Did you like the combat in the second Legend of Zelda? If the answer is yes, you’re sick. But the good news is, there’s a game for you anyhow, Sword Master.
The epic of Sword Master is pretty familiar: knight meets girl, knight loses girl to evil magician, knight follows girl while transforming into a wizard. The game has a nice low-fantasy Golden Axe vibe to it, but suffers in the gameplay department. The hero (let’s just call him the Sword Master) can only walk right, Mario 1 style, and moves like a real knight in shining armor- kind of awkwardly. Fortunately, you can hack in all different directions with your sword, which is important since evil comes from everywhere to kill you. Spiders drop from trees, bats fly right at your head, and wolves go for your junk almost constantly. The game gets truly frustrating when ranged enemies show up, who can blast you to atoms before you get close enough to put them down, and on a few occasions when you have to make tough jumps (the Sword Master has no momentum or air control).
Combat can be pretty fun. You juke in and out, performing different sword swings and trying to line your shield up with enemy attacks. Some attacks are too heavy to block, and a few should be eaten for the sake of sticking in the fight. Fights with other sword-and-shield enemies play a lot like a fighting game, until the projectile enemies come out.
Worth noting: your dude can turn into a wizard. You should only do this in select boss fights, because the wizard form can dish out good ranged damage, but is weak on the offense.
Sword Master looks and sounds fantastic for an NES game. There’s parallax backgrounds, decent music, and many characters have sampled grunts and yells when they attack (the hero sounds like he’s swearing). But the pretty veneer can’t disguise a brutal game. Everything is faster than you, most enemies have more health than you can ever manage, and any environments other than flat paths are nearly impossible to navigate without memorization. The first time you play this, you’ll probably die harder than Marley the comically misbehaving dog before you even get through the first level. That said, I have beaten the game, so I know it can be done, and you feel pretty awesome once you do. A lot of it is luck- getting a random health potion drop mid-level can make all the difference.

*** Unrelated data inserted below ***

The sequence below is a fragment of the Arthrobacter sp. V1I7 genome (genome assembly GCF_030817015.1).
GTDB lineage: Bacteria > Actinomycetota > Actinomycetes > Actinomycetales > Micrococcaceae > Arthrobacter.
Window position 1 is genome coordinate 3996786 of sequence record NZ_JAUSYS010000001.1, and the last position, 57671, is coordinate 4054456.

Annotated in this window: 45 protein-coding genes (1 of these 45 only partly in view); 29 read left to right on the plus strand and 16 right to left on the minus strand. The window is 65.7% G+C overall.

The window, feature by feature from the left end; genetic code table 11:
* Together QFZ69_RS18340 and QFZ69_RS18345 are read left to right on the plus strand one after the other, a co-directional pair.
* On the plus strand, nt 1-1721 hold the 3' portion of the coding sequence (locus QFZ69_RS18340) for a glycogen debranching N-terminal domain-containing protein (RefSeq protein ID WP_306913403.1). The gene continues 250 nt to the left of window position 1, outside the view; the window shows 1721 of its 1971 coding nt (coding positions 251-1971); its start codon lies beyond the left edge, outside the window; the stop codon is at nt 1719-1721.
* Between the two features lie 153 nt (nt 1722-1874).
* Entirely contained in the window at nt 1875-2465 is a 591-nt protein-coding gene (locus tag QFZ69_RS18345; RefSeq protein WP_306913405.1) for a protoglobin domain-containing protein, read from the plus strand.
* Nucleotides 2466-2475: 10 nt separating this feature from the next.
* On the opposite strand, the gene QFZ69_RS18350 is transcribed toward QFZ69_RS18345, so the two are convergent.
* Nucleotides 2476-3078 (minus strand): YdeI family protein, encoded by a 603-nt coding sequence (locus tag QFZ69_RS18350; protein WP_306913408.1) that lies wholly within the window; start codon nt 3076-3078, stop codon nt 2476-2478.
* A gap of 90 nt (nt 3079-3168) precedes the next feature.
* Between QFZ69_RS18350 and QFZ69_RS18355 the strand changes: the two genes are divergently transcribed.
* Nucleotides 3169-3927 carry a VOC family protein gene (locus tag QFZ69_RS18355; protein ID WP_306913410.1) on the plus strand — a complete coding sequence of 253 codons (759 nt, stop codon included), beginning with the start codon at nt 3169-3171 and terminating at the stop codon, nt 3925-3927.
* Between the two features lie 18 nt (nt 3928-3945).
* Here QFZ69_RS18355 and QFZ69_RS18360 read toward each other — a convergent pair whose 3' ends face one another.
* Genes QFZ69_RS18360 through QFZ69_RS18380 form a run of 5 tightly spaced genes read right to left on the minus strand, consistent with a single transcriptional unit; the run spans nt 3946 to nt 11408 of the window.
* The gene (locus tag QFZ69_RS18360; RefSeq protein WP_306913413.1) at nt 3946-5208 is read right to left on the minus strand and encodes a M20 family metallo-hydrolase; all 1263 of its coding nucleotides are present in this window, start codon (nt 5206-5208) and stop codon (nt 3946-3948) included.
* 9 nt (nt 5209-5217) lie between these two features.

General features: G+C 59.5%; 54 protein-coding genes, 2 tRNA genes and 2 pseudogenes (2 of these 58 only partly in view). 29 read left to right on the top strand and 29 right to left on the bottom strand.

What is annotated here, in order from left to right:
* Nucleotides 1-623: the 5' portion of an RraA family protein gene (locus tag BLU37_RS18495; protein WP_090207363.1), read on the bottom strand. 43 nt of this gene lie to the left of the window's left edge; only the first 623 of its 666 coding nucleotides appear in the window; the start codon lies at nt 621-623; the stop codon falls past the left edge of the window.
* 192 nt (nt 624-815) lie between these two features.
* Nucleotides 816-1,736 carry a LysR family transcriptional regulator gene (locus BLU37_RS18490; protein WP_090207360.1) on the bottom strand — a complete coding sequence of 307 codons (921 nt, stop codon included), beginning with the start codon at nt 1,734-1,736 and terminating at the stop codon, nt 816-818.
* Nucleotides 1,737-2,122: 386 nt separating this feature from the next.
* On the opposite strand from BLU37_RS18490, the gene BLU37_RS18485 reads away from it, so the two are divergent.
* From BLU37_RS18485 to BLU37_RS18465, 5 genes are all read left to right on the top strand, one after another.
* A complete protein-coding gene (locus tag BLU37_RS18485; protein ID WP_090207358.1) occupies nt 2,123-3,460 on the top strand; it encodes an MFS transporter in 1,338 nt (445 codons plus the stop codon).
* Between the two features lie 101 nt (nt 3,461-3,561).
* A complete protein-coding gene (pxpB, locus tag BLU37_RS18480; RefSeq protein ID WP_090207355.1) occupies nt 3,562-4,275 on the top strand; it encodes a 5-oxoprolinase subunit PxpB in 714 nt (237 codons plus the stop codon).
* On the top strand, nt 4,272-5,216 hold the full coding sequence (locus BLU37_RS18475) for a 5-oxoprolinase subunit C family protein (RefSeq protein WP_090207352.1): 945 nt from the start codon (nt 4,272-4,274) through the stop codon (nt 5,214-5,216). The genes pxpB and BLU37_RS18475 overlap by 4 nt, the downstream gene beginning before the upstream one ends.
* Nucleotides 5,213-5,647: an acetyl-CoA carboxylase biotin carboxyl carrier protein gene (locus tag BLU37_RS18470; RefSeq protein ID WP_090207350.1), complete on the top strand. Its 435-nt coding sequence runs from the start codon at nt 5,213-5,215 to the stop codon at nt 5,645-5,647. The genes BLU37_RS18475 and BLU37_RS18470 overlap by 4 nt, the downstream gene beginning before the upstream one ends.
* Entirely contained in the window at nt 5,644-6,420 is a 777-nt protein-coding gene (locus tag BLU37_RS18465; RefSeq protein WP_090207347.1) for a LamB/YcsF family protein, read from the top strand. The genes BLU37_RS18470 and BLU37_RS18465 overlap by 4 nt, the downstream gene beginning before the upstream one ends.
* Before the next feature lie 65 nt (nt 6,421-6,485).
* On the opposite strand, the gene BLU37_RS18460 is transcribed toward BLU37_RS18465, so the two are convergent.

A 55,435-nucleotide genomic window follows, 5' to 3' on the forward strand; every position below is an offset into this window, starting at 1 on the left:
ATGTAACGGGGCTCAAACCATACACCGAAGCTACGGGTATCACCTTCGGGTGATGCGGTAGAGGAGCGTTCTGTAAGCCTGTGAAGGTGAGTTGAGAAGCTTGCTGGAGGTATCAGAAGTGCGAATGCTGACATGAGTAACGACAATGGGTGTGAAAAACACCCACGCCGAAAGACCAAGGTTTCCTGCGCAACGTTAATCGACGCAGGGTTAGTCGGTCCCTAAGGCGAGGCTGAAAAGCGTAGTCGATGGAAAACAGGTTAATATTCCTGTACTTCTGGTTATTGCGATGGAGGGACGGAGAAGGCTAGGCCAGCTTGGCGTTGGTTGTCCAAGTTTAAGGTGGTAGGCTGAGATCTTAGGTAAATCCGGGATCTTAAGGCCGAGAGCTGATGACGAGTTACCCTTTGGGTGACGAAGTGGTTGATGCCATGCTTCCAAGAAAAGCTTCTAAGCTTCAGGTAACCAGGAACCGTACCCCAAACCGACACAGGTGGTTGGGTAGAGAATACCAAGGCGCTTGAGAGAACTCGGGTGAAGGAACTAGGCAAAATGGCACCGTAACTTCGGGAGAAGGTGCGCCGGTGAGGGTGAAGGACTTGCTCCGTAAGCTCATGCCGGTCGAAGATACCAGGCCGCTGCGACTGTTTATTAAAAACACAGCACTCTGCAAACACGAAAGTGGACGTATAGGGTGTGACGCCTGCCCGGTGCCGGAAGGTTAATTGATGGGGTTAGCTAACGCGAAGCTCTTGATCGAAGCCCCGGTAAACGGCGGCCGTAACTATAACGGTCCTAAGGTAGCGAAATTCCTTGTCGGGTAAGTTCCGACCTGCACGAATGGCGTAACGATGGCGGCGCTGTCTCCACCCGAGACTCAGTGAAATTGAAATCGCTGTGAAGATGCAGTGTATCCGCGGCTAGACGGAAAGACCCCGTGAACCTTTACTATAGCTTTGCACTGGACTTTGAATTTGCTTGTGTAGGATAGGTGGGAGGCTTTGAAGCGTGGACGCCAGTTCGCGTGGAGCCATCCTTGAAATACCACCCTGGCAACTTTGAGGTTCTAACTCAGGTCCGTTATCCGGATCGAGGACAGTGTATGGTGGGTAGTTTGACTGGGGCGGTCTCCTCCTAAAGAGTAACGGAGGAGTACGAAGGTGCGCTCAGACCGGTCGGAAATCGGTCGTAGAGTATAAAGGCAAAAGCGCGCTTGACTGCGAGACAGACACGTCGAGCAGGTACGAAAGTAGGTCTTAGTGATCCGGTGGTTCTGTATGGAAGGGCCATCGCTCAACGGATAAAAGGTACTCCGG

To game dorks: I know there’s an experience point mechanic that relates to the Wizard form and your HP and stuff, but it never seemed to help or hinder me much. So I didn’t talk about it.
6/10 (7/10 if you are really patient)
Snake, Rattle, and Roll is an oft-overlooked part of Rare’s NES canon. While bad games like Battletoads and the unfortunate Battletoads and Double Dragon (there were also 16-bit ports) captured gaming public’s imagination, Snake, Rattle, and Roll went under the radar.
That’s not to say it didn’t suck. But it still had its charm.
Snake, Rattle, and Roll is the story of two snakes (Rattle and Roll, get it?) who want to go to the moon. Because they are snakes, they can only do this by climbing a big mountain. Snakes are idiots.
Gameplay takes place on a 3/4 isometric playing field, and is very complex- the ability to jump vertically (and in one memorable level, swim) makes this game essentially three-dimensional. Of course, the NES having the limits it does means you don’t go behind much stuff. Thank God for that, because the game is hard enough when you can see where you’re going. This is one of those fun games where everything can kill you. Touch some pointy rocks? You die. Get stomped on by one of the many hopping foot monsters that inhabit this game? You die. Cliffs are your biggest adversaries, since falling off of one means you die too. At first the levels are pretty open and explorable, but this gives way to nightmare hellscapes made of ice (yes, it makes you slide) where every surface is slanted, all the pathways you can take are razor-thin, and there’s wind. Oh, and little shover-arms keep popping out of the walls to knock you straight to hell. And sawblades come out of the ground at random. And there’s rockslides. And a lot of the levels make you struggle against rushing torrential rivers to get anywhere. And did I mention wind? It’s also worth pointing out that every level has a timer, usually a short one.
If all this sounds like Marble Madness, well yeah, it’s kind of the same. Except you’re climbing up in defiance of gravity, and it’s less fair. It’s also much longer. Marble had about 5 levels, and Snake has like 12. And they’re big. Really big. At first you have health, gained by eating little living balls called Nibbly-Pibblies (really) and must fight enemies, but the game pretty quickly dispenses with all of that in favor of giving you no health and letting the levels kill you. There are still Nibbly-Pibblies to be had, but in each level they gain a new means of mobility. At first they just hop around stupidly, but by the end they strafe you mockingly on tiny rotors, daring you to eat them.
If you can endure the horrible difficulty level, Snake is a pretty fun game. The music is hoppin’, the level design is creative, if twistedly evil, and the art is very nice for an NES game. There’s some new (horrible) trick in each level to keep you guessing, and dying, for a long time.
PS: when you finally make it to the end, good luck with the final boss. You poor sap.
6/10 (8/10 if you like pain)